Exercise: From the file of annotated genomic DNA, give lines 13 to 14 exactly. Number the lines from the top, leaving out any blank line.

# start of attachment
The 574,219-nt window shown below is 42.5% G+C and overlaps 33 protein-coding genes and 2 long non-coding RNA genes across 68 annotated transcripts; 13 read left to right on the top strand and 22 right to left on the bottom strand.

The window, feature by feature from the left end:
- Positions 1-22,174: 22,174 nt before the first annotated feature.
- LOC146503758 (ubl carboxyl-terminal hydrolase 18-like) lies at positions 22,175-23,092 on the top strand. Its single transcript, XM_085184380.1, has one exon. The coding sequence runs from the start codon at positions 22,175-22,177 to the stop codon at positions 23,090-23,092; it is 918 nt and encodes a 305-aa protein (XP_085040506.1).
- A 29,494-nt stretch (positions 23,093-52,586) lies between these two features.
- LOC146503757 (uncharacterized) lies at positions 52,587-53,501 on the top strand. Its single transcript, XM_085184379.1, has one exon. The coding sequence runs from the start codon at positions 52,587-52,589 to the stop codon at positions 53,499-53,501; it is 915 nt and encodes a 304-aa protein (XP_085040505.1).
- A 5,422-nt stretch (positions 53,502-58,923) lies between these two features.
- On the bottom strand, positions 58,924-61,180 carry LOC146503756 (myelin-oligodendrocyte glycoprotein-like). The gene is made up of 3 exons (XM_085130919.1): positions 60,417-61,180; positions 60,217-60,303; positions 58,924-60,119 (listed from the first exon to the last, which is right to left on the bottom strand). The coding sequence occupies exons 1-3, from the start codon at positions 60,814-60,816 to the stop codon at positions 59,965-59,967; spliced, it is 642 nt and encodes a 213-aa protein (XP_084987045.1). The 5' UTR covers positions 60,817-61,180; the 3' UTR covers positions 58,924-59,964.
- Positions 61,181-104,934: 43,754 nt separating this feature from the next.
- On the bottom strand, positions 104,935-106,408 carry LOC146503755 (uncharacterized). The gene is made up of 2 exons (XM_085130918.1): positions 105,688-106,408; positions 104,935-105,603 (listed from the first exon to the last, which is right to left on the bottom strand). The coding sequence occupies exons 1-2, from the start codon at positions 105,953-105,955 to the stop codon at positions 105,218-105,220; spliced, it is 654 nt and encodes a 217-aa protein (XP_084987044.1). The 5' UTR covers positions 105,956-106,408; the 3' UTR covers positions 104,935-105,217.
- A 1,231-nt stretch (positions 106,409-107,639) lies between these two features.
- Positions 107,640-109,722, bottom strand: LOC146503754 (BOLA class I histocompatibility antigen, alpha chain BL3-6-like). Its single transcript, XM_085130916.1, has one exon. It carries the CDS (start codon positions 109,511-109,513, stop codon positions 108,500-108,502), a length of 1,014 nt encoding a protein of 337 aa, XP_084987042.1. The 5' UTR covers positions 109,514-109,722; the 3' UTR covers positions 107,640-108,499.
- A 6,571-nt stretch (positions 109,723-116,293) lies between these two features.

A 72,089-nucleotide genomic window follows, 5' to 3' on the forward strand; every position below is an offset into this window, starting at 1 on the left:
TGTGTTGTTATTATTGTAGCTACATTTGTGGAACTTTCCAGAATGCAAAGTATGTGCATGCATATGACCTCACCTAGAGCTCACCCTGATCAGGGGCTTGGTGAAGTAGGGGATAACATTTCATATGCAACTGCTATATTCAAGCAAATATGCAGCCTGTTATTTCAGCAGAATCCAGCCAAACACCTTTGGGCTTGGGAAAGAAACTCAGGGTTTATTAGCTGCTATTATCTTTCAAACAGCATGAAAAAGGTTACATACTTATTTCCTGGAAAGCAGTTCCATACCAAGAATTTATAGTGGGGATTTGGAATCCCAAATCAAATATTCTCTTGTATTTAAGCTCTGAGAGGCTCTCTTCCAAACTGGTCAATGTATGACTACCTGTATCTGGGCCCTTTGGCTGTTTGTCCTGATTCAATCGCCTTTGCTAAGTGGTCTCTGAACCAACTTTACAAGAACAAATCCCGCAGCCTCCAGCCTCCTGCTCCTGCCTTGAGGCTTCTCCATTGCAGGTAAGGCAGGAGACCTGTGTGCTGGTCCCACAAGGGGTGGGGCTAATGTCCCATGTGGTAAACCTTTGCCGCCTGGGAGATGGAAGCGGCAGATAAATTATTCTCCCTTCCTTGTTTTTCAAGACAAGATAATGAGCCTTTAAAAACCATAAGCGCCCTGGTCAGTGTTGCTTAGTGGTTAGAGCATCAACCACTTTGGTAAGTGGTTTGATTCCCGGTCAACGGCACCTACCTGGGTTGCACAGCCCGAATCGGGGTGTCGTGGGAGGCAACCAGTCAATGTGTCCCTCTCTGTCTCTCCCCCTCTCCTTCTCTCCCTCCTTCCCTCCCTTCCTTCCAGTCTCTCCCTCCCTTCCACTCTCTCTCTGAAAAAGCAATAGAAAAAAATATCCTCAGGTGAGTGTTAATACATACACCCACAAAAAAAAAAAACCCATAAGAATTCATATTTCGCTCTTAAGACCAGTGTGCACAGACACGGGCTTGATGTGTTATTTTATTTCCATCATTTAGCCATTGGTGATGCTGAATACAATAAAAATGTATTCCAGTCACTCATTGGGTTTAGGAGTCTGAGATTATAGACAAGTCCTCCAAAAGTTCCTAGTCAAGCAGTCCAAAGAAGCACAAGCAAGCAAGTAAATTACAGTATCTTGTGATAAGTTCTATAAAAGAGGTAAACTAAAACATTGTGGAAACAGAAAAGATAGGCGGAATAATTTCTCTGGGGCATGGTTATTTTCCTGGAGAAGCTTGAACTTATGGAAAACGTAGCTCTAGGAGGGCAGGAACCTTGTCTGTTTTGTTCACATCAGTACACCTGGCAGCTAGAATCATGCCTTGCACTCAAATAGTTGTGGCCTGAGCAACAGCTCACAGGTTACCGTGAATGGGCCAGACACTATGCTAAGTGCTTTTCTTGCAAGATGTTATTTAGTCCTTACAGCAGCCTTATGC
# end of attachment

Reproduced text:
- A 6,571-nt stretch (positions 109,723-116,293) lies between these two features.

A 72,089-nucleotide genomic window follows, 5' to 3' on the forward strand; every position below is an offset into this window, starting at 1 on the left: